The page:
Tagveti (“Village of the Mice” in English) is where Natela Grigalashvili was born and raised, and Village of the Mice is a personal project about memories of her village as it used to be. She left when she was 16, two years later she started photographing with a borrowed camera, and since then she has been photographing her village.
Natela Grigalashvili is one of the outstanding Georgian photographers sharing stories in Tamar, Where Are You? – and Village of the Mice is her story.
A book like „Tamar, Where Are You?“ always is a journey, from the first images to the idea to the finished product. And one never succeeds without the right traveling companions. For Tamar, we are lucky that we were able to already find some great supporters like the Georgian National Book Center, but there’s still quite a distance to the finish line, so we just started our crowdfunding campaign on Indiegogo.
Have a look and maybe we can spark your interest – or you would like to spread the word and share the campaign, so that we can reach as many people as possible with our book.
What used to be a place for the equestrian sports nowadays is a little paradise in the midst of Tbilisi traffic and construction crasziness, where people come to work out, practise rugby, walk their dogs – or just rest.
It’s in residential Saburtalo – and definitely worth a visit. Better now than wait too long, who knows whether it will survive or have to make way for even more real estate adventures.
Last week, news came that Syria had officially recognized Abkhazia and South-Ossetia as independent countries – a move that has been denounced by a wide array of countries from the western hemisphere.
This brings back a day last September when I was traveling to the occupation line separating Georgia from its former autonomous region Samachablo – now mostly known as South Ossetia or Tskhinvali Region – with members of a group called „Power is in Unity“.
It is where I met Mikhael, David, Alexandra, Lasha and others of the movement. They told me about their cause, that they would be going to the occupation line every day to monitor military movements on the other side, to show presence – and to raise awareness for the situation. Their goal is to reach a point where there’s room for top-level political talks which should ultimately be leading to the unification of Samachablo with Georgia.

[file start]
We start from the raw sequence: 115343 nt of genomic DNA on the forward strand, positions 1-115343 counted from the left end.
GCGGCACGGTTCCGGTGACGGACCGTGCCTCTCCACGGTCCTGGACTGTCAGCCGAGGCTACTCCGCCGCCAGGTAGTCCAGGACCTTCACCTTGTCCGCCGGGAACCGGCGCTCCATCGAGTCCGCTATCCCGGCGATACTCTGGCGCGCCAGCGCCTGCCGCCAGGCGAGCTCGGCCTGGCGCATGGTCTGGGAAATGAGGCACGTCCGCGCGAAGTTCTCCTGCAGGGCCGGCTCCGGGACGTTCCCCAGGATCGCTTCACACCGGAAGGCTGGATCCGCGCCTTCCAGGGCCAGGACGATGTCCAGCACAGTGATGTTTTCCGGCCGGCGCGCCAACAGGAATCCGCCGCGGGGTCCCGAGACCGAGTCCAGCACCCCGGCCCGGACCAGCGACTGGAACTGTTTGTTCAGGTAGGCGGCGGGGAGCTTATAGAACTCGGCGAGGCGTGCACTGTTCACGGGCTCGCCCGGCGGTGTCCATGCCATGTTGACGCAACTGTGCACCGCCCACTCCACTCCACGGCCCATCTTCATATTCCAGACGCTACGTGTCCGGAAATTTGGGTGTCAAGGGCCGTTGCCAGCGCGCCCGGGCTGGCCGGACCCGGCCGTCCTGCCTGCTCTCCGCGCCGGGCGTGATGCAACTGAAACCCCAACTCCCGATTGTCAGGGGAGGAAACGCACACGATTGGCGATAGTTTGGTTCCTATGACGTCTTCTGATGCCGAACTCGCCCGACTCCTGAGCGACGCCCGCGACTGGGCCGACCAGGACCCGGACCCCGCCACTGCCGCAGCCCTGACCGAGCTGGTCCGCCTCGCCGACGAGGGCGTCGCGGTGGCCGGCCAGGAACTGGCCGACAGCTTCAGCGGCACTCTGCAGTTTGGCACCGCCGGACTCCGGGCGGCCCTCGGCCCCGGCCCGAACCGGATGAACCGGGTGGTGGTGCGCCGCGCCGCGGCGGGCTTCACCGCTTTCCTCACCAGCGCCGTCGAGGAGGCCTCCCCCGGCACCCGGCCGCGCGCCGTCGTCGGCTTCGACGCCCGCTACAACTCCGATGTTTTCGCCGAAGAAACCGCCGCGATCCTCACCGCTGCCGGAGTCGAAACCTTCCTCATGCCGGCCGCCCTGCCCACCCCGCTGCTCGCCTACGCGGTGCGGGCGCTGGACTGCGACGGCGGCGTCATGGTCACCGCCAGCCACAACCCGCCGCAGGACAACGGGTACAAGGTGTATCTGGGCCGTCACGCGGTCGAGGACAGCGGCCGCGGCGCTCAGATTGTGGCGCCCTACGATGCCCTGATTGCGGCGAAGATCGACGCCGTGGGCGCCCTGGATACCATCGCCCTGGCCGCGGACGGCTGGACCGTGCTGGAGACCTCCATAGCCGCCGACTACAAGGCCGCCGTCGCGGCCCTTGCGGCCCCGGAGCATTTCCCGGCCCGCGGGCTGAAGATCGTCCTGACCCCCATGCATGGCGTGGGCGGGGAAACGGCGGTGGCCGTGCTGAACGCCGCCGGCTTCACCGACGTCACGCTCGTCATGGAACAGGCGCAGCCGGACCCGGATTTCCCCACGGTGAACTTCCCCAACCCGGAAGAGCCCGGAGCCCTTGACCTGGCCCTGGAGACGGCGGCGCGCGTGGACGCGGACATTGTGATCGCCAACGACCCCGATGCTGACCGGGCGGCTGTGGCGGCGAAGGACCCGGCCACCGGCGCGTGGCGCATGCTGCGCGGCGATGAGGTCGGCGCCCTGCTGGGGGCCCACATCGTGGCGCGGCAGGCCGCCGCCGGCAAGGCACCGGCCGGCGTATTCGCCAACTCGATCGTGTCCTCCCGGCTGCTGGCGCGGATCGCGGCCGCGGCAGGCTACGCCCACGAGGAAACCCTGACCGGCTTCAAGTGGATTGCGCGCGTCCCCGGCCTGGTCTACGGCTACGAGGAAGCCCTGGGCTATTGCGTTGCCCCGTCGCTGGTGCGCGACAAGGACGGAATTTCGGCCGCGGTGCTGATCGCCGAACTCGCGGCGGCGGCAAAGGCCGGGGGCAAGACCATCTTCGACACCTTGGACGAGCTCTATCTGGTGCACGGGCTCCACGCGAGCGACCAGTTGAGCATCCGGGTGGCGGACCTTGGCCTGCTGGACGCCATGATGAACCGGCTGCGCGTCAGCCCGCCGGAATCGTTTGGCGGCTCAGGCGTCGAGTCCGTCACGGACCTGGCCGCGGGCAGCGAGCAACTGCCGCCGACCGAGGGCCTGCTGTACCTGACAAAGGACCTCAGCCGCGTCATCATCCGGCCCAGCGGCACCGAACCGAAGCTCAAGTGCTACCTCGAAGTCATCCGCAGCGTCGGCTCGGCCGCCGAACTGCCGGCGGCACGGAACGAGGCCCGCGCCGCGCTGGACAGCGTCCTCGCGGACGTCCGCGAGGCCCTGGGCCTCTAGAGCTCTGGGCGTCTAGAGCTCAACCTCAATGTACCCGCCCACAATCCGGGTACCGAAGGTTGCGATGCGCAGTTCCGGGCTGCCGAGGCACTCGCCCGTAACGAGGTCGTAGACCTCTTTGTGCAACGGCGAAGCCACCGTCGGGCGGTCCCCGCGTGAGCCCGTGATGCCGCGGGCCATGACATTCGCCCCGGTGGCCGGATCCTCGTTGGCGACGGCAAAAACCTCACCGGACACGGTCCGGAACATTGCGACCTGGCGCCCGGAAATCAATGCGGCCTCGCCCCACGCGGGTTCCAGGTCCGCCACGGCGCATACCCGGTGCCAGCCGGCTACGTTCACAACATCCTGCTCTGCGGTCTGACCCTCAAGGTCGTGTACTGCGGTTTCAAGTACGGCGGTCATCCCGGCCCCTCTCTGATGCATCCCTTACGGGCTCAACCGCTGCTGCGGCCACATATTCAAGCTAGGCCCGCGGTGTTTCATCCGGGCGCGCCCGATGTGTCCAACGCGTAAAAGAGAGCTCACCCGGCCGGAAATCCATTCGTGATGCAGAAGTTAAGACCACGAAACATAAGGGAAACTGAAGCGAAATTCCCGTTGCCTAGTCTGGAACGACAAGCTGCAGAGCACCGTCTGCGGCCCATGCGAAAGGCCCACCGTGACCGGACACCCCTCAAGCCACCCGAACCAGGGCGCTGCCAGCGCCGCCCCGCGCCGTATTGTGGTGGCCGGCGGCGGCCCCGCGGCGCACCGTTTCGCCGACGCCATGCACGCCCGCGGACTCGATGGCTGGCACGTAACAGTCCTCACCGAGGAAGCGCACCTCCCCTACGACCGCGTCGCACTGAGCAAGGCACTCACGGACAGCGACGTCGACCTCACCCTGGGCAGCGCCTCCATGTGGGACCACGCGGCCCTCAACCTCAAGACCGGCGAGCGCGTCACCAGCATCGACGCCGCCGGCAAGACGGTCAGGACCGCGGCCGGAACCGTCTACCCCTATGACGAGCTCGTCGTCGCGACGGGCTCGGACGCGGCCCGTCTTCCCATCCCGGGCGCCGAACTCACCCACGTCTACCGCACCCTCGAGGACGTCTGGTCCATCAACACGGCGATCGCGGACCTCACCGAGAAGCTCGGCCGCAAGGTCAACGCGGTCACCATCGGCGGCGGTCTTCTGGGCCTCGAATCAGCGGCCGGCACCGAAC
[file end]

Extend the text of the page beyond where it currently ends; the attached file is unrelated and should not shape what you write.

The day ended with them demonstrating their conviction that Georgia should be even more integrated into western alliances – and with soft spoken Giorgi quietly sitting down, holding his smart phone to his ear listening to a Georgian song while his gaze reached out to the land that once was home to many of them.
My first trip to Georgia was in 2011 – and ever since, I’ve been working on this project. First out of a fascination for this unknown country – it was like they say, if you come to Georgia once, you will come back. Year over year this fascination grew into curiosity and the wish to know and understand more.
This photograph of an artwork by Rezo Gabriadze was one of the first ones I made – and still is one of my favorites. The original artwork can be found in the old part of Tbilisi, it decorates the wall of the Gabriadze Theater, which is one of the premiere cultural institutions in town.
Welcome to the new web site for our photobook project „Tamar, where are you?“ – an exploration of the country of Georgia through the eyes of one German and seven Georgian photographers as well as three Georgian writers.
From now on you will able to accompany the publishing process of our book here – and find many additional stories about Georgia and the participating artists.